Culture and Vulture: Canada’s Changing Media Landscape

Culture and Vulture: Canada’s Changing Media Landscape

By Kate Jackman-Atkinson, myWestman

Sam Cooley
Multimedia reporter Sam Cooley makes his way to his car after being laid off from the Ottawa Sun in Ottawa on Tuesday, Jan. 19, 2016. Postmedia has cut approximately 90 jobs and merged newsrooms in four cities as it steps up plans to slash costs amid mounting revenue losses.The company owns two newspapers in each of the cities of Ottawa, Calgary, Edmonton and Vancouver. (THE CANADIAN PRESS/Sean Kilpatrick)

NEEPAWA, Man. — Culture is an important part of our lives and within the context of culture, there is the subgroup of Canadian-made content. Historically, the federal government has focused its concern over Canadian content to regulating a minimum number of Barenaked Ladies songs that must be played on the radio, funding the CBC and making sure our cable and satellite providers show enough shows featuring “Anne of Green Gables.”

But something has changed. In fact, many things have changed.

Despite all of regulators’ efforts, the way Canadians consume entertainment media has changed. In a February 5 Globe and Mail article, reporter Kate Taylor talked about a new report, which had been prepared by Nordicity, a research firm, for the annual Digital Media at the Crossroads conference. From the report, she noted that Canadians are spending about $445 million a year on Netflix subscriptions, about $22.5 million in YouTube advertising and roughly $50 million in music purchases through iTunes and Google Play. This is over $500 million in cultural spending that is being shipped out of the country, never to be seen again, never to be used to develop media, arts and cultural industries in Canada.

If that weren’t enough, regulators and legislations now have another cause for concern, the cutbacks and closures made by large media conglomerates, such as Postmedia, are threatening a different kind of Canadian content — local news coverage. Today, given Postmedia’s precarious financial position, it’s quite possible that some major Canadian cities will have no daily paper and many rural communities will also be left without a community paper in the near future. This has people worried.

Why is this important? According to Newspapers Canada, 75 percent of Canadians rely on weekly or daily newspapers for information about their community. From local taxation to high school sports, no one else is covering what local papers do — not Facebook, not Google, not even the CBC.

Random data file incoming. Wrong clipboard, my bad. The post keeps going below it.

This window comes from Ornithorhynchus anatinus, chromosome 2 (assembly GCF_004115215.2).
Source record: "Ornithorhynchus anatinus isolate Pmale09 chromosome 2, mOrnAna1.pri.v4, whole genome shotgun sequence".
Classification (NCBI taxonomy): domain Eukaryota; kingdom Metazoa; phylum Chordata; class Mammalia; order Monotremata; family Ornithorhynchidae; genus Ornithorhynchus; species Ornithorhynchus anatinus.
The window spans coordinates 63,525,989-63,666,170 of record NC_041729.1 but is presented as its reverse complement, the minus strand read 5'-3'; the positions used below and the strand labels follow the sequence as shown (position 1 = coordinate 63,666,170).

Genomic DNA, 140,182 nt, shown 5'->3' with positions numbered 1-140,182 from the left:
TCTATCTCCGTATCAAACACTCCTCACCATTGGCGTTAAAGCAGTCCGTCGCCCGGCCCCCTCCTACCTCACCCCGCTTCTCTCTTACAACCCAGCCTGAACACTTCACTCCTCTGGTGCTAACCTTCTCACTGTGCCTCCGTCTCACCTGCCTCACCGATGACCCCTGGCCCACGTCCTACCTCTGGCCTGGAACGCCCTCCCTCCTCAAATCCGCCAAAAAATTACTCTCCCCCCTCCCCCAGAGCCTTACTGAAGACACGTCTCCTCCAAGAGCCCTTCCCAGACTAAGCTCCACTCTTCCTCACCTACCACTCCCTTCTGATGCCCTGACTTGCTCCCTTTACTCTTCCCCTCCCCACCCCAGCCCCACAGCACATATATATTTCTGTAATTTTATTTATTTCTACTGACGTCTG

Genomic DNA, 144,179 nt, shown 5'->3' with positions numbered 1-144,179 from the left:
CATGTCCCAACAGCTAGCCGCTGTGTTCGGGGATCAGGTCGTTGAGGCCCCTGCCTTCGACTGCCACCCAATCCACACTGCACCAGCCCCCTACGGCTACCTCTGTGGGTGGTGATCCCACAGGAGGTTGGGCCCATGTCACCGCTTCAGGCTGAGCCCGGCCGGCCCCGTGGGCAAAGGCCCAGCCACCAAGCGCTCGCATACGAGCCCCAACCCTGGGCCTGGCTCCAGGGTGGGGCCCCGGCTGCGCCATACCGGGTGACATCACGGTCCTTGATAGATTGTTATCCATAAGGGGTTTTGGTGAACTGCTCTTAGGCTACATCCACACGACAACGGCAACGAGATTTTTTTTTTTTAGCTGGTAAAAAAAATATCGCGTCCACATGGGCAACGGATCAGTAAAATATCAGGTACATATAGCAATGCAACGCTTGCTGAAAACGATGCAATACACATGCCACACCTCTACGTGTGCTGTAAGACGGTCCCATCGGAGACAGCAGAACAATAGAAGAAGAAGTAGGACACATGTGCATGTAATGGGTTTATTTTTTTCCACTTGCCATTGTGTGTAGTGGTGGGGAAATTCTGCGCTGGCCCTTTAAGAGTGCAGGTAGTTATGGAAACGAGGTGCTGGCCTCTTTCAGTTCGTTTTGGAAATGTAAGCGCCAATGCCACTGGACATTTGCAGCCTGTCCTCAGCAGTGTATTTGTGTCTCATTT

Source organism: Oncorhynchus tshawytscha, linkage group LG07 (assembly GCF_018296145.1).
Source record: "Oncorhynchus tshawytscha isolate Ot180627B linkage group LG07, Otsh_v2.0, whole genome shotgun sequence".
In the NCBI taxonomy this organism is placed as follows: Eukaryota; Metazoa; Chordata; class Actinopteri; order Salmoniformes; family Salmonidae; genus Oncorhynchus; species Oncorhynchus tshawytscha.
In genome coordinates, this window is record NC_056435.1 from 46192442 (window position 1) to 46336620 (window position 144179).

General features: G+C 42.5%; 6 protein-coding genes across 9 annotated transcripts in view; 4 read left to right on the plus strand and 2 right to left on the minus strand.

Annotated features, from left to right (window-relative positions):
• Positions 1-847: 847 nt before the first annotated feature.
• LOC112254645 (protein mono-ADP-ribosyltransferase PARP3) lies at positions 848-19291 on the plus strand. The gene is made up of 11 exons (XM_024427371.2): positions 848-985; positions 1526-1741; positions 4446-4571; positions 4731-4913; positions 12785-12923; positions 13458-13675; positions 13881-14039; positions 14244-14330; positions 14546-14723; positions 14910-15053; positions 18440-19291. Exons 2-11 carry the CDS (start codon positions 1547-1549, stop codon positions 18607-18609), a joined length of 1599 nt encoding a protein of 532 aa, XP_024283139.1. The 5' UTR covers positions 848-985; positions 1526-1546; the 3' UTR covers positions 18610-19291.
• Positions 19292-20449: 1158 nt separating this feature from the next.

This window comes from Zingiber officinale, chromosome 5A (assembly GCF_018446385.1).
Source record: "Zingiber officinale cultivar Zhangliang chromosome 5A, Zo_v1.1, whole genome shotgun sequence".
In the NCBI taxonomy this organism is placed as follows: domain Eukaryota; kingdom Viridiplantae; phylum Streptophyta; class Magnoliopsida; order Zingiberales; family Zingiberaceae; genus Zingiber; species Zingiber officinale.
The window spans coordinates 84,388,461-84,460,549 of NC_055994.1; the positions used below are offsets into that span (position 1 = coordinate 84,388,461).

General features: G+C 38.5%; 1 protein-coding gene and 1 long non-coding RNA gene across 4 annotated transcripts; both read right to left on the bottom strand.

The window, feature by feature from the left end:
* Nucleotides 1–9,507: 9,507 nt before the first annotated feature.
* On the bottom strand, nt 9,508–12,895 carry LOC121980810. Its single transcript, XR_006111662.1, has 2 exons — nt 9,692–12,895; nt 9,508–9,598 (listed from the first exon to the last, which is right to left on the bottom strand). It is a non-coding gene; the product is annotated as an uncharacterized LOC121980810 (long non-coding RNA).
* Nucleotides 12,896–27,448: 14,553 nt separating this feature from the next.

Taylor said that it’s estimated that $432 million in ad revenues that would have been spent with Canadian media companies is now being spent on digital platforms, the largest of which are outside the country. Individual businesses aren’t the only ones shipping their ad dollars outside of the country, governments are also shifting their spending.

In the 2014-2015 year, the federal government spent a total of $49 million on media advertising. Of that, $27 million was spent on television, followed by the Internet, at $13.9 million. Community papers accounted for $3.2 million in spending, while dailies and national papers accounted for just $357,000. Since 2010, the amount of advertising dollars spent by the federal government on internet advertising has been climbing, while that spent on print ads has been declining. This is despite the fact that papers continue to provide the news Canadians are looking for.

Newspaper coverage isn’t an end unto itself, in many cases, it opens the door to further conversation. How many blog posts are based on a news story? How many Facebook posts link to something from the news media?

Perhaps this is why newspapers have been included besides CBC and others, in the federal government’s “Strengthening Canadian content creation, discovery, and export in a digital world” consultation. It’s time to recognize the value of the unique content created week-in, week-out by local media. For those interested in Canadian content, of any kind, a “pre-consultation” questionnaire is available online until May 20. The second phase of consultations will take place later this year.